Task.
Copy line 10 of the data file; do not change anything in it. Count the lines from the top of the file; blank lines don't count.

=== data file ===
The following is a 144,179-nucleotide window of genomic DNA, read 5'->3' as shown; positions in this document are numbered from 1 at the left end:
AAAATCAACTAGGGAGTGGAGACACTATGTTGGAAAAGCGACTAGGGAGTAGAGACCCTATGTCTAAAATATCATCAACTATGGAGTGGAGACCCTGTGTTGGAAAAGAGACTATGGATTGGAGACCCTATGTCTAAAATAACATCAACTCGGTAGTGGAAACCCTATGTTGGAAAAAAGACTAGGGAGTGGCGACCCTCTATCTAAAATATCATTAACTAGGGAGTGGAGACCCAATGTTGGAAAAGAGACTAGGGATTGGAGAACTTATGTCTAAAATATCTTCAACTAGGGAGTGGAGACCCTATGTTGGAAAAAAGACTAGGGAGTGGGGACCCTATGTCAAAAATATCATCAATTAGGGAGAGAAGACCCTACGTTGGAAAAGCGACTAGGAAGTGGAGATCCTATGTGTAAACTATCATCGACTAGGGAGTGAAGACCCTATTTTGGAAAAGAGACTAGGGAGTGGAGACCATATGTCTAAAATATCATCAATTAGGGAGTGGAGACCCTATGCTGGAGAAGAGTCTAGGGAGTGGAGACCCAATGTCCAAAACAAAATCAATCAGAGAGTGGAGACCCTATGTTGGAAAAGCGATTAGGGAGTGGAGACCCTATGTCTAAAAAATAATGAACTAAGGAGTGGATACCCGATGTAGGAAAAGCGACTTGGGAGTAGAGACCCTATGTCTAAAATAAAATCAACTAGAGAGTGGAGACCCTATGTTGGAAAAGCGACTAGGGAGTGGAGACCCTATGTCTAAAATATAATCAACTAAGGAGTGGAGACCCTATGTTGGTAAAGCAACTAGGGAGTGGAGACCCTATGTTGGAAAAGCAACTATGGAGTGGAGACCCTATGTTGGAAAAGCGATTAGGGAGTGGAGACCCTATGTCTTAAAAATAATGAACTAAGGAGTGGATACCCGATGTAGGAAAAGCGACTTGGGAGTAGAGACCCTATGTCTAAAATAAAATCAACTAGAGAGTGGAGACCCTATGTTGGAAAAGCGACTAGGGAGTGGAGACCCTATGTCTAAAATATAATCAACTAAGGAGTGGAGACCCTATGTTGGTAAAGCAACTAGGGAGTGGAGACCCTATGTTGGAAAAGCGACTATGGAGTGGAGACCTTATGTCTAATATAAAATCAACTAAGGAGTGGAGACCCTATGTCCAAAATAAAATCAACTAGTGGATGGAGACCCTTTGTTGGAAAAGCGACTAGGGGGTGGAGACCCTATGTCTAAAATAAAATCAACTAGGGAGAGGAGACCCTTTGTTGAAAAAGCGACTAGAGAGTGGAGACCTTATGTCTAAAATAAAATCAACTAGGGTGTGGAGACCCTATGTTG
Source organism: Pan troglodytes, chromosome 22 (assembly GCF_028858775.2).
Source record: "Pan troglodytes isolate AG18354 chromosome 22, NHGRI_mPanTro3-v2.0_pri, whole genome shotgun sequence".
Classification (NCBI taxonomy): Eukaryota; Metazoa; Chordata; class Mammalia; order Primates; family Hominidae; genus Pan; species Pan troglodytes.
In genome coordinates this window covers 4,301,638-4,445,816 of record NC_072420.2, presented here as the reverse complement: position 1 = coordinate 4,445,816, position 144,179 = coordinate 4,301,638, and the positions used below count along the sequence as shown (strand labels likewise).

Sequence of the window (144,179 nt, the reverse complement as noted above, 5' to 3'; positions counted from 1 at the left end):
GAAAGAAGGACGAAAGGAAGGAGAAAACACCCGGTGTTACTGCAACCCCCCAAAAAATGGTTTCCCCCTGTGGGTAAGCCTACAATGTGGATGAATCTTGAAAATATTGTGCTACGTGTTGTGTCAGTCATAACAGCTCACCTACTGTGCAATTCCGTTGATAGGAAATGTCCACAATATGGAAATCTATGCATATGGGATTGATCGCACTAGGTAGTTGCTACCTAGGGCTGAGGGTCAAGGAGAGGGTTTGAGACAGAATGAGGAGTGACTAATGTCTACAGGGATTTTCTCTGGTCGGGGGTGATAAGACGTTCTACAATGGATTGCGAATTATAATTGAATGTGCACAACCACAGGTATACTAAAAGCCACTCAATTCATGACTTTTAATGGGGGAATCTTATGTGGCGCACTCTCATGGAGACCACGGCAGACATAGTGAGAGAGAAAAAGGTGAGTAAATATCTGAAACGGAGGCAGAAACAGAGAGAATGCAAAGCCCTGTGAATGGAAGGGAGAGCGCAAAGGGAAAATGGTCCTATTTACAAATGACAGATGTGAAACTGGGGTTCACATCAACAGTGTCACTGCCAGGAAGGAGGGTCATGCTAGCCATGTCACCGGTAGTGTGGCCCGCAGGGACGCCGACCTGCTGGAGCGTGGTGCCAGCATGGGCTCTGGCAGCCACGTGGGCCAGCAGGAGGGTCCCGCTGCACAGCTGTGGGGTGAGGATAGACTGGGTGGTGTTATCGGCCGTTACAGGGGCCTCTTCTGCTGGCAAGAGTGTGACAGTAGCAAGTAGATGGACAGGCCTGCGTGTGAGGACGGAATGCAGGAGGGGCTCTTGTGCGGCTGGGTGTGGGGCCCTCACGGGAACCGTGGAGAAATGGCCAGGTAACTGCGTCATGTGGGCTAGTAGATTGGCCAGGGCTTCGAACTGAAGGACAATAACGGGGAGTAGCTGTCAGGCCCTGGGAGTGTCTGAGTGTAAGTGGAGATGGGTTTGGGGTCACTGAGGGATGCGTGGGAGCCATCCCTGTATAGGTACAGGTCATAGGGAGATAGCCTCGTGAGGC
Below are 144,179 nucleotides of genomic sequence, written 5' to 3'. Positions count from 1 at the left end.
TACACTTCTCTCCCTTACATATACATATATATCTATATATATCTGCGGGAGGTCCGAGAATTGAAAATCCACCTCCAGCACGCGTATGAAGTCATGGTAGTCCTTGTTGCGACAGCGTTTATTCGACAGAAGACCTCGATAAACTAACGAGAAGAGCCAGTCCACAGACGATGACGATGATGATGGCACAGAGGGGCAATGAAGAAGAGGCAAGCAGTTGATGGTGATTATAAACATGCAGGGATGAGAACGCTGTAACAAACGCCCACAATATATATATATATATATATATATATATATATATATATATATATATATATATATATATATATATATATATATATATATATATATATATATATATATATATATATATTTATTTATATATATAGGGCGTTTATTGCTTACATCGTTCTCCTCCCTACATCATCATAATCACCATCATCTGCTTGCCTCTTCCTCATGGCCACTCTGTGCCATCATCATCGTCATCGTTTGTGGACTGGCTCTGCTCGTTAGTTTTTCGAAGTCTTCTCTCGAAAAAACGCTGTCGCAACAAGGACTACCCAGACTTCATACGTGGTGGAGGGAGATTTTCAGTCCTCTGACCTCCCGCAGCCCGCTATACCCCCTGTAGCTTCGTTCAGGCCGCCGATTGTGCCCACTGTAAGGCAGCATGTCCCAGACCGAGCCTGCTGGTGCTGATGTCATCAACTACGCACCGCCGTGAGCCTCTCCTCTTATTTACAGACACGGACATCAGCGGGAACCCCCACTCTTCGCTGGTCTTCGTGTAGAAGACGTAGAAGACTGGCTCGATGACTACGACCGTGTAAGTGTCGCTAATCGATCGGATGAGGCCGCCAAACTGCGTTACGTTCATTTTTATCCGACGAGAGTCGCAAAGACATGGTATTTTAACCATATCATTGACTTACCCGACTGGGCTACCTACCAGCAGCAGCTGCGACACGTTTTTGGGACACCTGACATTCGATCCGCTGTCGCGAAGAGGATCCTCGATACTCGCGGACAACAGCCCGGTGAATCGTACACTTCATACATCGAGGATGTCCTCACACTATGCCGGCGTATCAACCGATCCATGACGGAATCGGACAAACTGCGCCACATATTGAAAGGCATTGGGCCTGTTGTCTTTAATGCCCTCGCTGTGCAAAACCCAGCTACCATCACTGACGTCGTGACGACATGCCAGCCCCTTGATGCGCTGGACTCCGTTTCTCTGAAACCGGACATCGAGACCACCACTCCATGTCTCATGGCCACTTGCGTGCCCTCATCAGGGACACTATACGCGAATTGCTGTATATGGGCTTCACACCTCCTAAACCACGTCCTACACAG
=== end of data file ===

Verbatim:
TACACTTCTCTCCCTTACATATACATATATATCTATATATATCTGCGGGAGGTCCGAGAATTGAAAATCCACCTCCAGCACGCGTATGAAGTCATGGTAGTCCTTGTTGCGACAGCGTTTATTCGACAGAAGACCTCGATAAACTAACGAGAAGAGCCAGTCCACAGACGATGACGATGATGATGGCACAGAGGGGCAATGAAGAAGAGGCAAGCAGTTGATGGTGATTATAAACATGCAGGGATGAGAACGCTGTAACAAACGCCCACAATATATATATATATATATATATATATATATATATATATATATATATATATATATATATATATATATATATATATATATATATATATATATATATATATATATATATTTATTTATATATATAGGGCGTTTATTGCTTACATCGTTCTCCTCCCTACATCATCATAATCACCATCATCTGCTTGCCTCTTCCTCATGGCCACTCTGTGCCATCATCATCGTCATCGTTTGTGGACTGGCTCTGCTCGTTAGTTTTTCGAAGTCTTCTCTCGAAAAAACGCTGTCGCAACAAGGACTACCCAGACTTCATACGTGGTGGAGGGAGATTTTCAGTCCTCTGACCTCCCGCAGCCCGCTATACCCCCTGTAGCTTCGTTCAGGCCGCCGATTGTGCCCACTGTAAGGCAGCATGTCCCAGACCGAGCCTGCTGGTGCTGATGTCATCAACTACGCACCGCCGTGAGCCTCTCCTCTTATTTACAGACACGGACATCAGCGGGAACCCCCACTCTTCGCTGGTCTTCGTGTAGAAGACGTAGAAGACTGGCTCGATGACTACGACCGTGTAAGTGTCGCTAATCGATCGGATGAGGCCGCCAAACTGCGTTACGTTCATTTTTATCCGACGAGAGTCGCAAAGACATGGTATTTTAACCATATCATTGACTTACCCGACTGGGCTACCTACCAGCAGCAGCTGCGACACGTTTTTGGGACACCTGACATTCGATCCGCTGTCGCGAAGAGGATCCTCGATACTCGCGGACAACAGCCCGGTGAATCGTACACTTCATACATCGAGGATGTCCTCACACTATGCCGGCGTATCAACCGATCCATGACGGAATCGGACAAACTGCGCCACATATTGAAAGGCATTGGGCCTGTTGTCTTTAATGCCCTCGCTGTGCAAAACCCAGCTACCATCACTGACGTCGTGACGACATGCCAGCCCCTTGATGCGCTGGACTCCGTTTCTCTGAAACCGGACATCGAGACCACCACTCCATGTCTCATGGCCACTTGCGTGCCCTCATCAGGGACACTATACGCGAATTGCTGTATATGGGCTTCACACCTCCTAAACCACGTCCTACACAG